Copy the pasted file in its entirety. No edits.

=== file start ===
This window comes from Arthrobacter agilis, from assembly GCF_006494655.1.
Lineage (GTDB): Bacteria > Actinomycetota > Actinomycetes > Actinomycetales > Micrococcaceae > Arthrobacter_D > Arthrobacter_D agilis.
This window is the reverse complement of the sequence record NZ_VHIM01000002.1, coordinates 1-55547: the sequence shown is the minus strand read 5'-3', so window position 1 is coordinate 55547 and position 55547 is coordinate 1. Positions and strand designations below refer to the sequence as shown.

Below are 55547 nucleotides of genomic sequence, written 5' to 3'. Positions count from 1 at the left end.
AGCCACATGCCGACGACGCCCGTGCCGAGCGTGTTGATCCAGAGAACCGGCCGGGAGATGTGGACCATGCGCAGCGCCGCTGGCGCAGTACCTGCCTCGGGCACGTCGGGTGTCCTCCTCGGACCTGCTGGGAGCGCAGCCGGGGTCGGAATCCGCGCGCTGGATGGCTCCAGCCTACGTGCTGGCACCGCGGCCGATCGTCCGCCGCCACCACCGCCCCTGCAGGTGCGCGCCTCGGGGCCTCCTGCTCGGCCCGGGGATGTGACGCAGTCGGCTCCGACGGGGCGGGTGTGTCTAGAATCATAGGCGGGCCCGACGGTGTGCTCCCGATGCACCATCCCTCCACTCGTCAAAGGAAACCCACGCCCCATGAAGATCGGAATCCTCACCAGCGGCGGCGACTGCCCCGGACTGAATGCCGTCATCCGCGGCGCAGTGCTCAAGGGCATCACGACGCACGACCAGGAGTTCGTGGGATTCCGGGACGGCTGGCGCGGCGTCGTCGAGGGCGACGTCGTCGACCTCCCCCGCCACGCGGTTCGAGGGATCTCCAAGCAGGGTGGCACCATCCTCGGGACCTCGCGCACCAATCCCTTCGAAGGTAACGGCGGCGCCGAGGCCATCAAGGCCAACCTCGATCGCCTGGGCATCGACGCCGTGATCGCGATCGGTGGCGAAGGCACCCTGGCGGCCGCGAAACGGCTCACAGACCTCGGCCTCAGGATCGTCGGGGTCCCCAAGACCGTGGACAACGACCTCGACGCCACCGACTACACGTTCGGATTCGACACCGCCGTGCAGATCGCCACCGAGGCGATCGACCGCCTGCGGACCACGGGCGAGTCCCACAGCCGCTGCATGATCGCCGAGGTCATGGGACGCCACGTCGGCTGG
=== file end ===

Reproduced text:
This window comes from Arthrobacter agilis, from assembly GCF_006494655.1.
Lineage (GTDB): Bacteria > Actinomycetota > Actinomycetes > Actinomycetales > Micrococcaceae > Arthrobacter_D > Arthrobacter_D agilis.
This window is the reverse complement of the sequence record NZ_VHIM01000002.1, coordinates 1-55547: the sequence shown is the minus strand read 5'-3', so window position 1 is coordinate 55547 and position 55547 is coordinate 1. Positions and strand designations below refer to the sequence as shown.

Below are 55547 nucleotides of genomic sequence, written 5' to 3'. Positions count from 1 at the left end.
AGCCACATGCCGACGACGCCCGTGCCGAGCGTGTTGATCCAGAGAACCGGCCGGGAGATGTGGACCATGCGCAGCGCCGCTGGCGCAGTACCTGCCTCGGGCACGTCGGGTGTCCTCCTCGGACCTGCTGGGAGCGCAGCCGGGGTCGGAATCCGCGCGCTGGATGGCTCCAGCCTACGTGCTGGCACCGCGGCCGATCGTCCGCCGCCACCACCGCCCCTGCAGGTGCGCGCCTCGGGGCCTCCTGCTCGGCCCGGGGATGTGACGCAGTCGGCTCCGACGGGGCGGGTGTGTCTAGAATCATAGGCGGGCCCGACGGTGTGCTCCCGATGCACCATCCCTCCACTCGTCAAAGGAAACCCACGCCCCATGAAGATCGGAATCCTCACCAGCGGCGGCGACTGCCCCGGACTGAATGCCGTCATCCGCGGCGCAGTGCTCAAGGGCATCACGACGCACGACCAGGAGTTCGTGGGATTCCGGGACGGCTGGCGCGGCGTCGTCGAGGGCGACGTCGTCGACCTCCCCCGCCACGCGGTTCGAGGGATCTCCAAGCAGGGTGGCACCATCCTCGGGACCTCGCGCACCAATCCCTTCGAAGGTAACGGCGGCGCCGAGGCCATCAAGGCCAACCTCGATCGCCTGGGCATCGACGCCGTGATCGCGATCGGTGGCGAAGGCACCCTGGCGGCCGCGAAACGGCTCACAGACCTCGGCCTCAGGATCGTCGGGGTCCCCAAGACCGTGGACAACGACCTCGACGCCACCGACTACACGTTCGGATTCGACACCGCCGTGCAGATCGCCACCGAGGCGATCGACCGCCTGCGGACCACGGGCGAGTCCCACAGCCGCTGCATGATCGCCGAGGTCATGGGACGCCACGTCGGCTGG